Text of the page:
21

Looking at this map of signatories to the Hague Convention/Apostille Convention, one can see that Canada is the only Western nation (as well as the only NATO nation, etc.) to not be a signatory.

map of members to the Apostille Convention

Why is this? Canada certainly has acceded to many other treaties, and the convenience and non-controversial nature of apostilles, especially as compared to the hassle of legalisation, would seem to make signing on a no-brainer. Furthermore, every single one of Canada's "peer countries" is a party, and Canada is usually a strong supporter of multilateral international agreements.

What political factors have prevented Canada, uniquely, from becoming part of the Apostille Convention?

6
+50

Good question, and something that has been puzzling me also for some time. Some info can be extracted from the answers of Canada to regular questionnaires of the Hague Conference (which were generally held as preparation for Special Commissions on the functioning of the Apostille Convention). It shows the devolved character plays a role, and that becoming a party is being (or has been) discussed. But how this explains such a long time period is not fully clear.

Devolved character:
The Hague Apostille Convention does not have a devolved entity clause, which allows certain devolved jurisdictions to become a party, while others do not. Such a clause has been added in several Hague Conventions afterwards (eg the 1985 Hague Trust Convention, which is now in force for 9 Canadian jurisdictions, which became party at different dates).

At the 2003 Special Commission questionnaire, Canada indicated that a convention amendment allowing for such a clause would be helpful: "A federal clause would facilitate Canada’s becoming a party to the Hague Convention of October 5, 1961, Abolishing the Requirement of Legislation for Foreign Public Documents, because then the consent of all the provinces/territories would not be required."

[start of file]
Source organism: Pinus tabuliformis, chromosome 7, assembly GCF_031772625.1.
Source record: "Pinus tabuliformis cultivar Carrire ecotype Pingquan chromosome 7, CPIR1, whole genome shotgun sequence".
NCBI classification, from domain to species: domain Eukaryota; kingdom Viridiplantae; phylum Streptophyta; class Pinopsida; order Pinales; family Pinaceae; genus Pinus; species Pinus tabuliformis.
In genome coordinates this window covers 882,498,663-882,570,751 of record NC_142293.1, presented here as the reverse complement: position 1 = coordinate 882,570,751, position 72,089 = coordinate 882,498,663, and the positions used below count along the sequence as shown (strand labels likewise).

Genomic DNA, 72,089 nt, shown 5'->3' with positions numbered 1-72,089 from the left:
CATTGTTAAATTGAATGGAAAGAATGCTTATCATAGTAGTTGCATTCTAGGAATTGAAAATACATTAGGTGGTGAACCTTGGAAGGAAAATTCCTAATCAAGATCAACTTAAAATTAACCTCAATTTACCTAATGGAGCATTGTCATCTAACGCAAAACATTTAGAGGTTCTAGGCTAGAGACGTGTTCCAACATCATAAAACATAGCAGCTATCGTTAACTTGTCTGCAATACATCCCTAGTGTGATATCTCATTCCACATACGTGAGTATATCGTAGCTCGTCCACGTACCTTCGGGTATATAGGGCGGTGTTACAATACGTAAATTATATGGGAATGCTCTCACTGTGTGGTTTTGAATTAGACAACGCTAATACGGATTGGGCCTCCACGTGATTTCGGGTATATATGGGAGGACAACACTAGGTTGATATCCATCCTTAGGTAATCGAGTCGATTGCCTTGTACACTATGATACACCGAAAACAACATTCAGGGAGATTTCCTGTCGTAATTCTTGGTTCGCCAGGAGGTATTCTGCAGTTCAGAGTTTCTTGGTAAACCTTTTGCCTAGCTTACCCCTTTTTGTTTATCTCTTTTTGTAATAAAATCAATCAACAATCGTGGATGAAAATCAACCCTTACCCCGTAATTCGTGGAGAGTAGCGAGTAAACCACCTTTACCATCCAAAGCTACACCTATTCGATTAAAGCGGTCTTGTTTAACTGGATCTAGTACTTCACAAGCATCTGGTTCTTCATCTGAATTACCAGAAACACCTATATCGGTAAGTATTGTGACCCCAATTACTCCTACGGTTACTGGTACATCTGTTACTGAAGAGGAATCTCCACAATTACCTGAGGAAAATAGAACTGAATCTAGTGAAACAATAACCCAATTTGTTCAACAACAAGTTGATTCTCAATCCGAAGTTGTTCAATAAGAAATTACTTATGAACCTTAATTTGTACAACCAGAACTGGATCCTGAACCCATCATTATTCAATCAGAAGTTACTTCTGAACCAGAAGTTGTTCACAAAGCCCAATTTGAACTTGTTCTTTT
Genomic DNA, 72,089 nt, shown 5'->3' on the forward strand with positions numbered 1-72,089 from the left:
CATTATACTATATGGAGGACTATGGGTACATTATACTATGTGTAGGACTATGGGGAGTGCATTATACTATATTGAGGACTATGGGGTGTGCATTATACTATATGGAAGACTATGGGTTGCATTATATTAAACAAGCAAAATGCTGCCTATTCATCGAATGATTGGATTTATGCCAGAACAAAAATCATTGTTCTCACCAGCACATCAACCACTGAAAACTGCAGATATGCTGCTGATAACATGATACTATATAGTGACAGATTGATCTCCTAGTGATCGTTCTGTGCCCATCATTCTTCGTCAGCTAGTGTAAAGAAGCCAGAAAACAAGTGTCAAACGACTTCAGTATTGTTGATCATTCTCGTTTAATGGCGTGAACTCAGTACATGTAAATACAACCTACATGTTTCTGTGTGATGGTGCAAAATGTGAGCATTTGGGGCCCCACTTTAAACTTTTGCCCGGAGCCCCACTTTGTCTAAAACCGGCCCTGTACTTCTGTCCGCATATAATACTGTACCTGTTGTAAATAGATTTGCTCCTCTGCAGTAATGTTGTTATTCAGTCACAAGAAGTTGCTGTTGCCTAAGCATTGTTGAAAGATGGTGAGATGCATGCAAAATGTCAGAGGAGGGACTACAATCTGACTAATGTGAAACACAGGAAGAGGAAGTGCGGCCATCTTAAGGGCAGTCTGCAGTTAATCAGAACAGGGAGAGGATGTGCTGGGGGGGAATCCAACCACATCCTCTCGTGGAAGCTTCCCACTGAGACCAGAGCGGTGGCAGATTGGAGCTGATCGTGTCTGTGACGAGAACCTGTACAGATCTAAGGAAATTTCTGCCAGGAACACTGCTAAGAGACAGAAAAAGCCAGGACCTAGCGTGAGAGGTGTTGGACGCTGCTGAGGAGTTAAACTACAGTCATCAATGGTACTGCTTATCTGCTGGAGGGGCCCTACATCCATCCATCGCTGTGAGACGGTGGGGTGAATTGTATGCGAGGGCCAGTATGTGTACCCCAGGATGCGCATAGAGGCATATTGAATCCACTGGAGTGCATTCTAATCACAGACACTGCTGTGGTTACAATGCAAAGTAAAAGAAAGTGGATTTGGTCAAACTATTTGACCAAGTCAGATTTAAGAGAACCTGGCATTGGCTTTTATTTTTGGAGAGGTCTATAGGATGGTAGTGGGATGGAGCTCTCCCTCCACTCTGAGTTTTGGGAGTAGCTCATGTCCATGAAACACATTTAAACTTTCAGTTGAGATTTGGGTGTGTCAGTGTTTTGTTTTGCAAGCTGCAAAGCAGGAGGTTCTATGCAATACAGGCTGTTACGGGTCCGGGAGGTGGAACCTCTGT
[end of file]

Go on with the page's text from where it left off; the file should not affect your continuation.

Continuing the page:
Becoming a party
Becoming a party is (or has been) studied as has been indicated in the questionnaires of

  1. 2008: "Canadian provinces and territories are at present considering the desirability of implementing the Convention."
  2. 2012 and 2016 In both years, on the question whether becoming a party is being studied, the answer was: "Yes. The timetable and outcome of the study are not determined."
  • That's a good answer and worthy of a bounty. I'm curious why devolvment was not ans issue in the US for signing/ratification... the Wikipedia article has an example of an apostille issued by Alabama, so clearly the convention did impinge on the powers devolved to US states. – Fizz Aug 10 '18 at 2:44
  • That might be because of Missouri v. Holland, "that the powers reserved to the States under the 10th amendment constitute no bar to the exercise of the treaty power." So basically the Federal government and Congress can sign & ratify treaties that impose obligations on the US states without asking the latter for any approval/permission. I.e. the powers devolved to US states get "un-devolved" back the federal institutions when it comes to international treaty making. – Fizz Aug 10 '18 at 15:44
5

OK - A little research.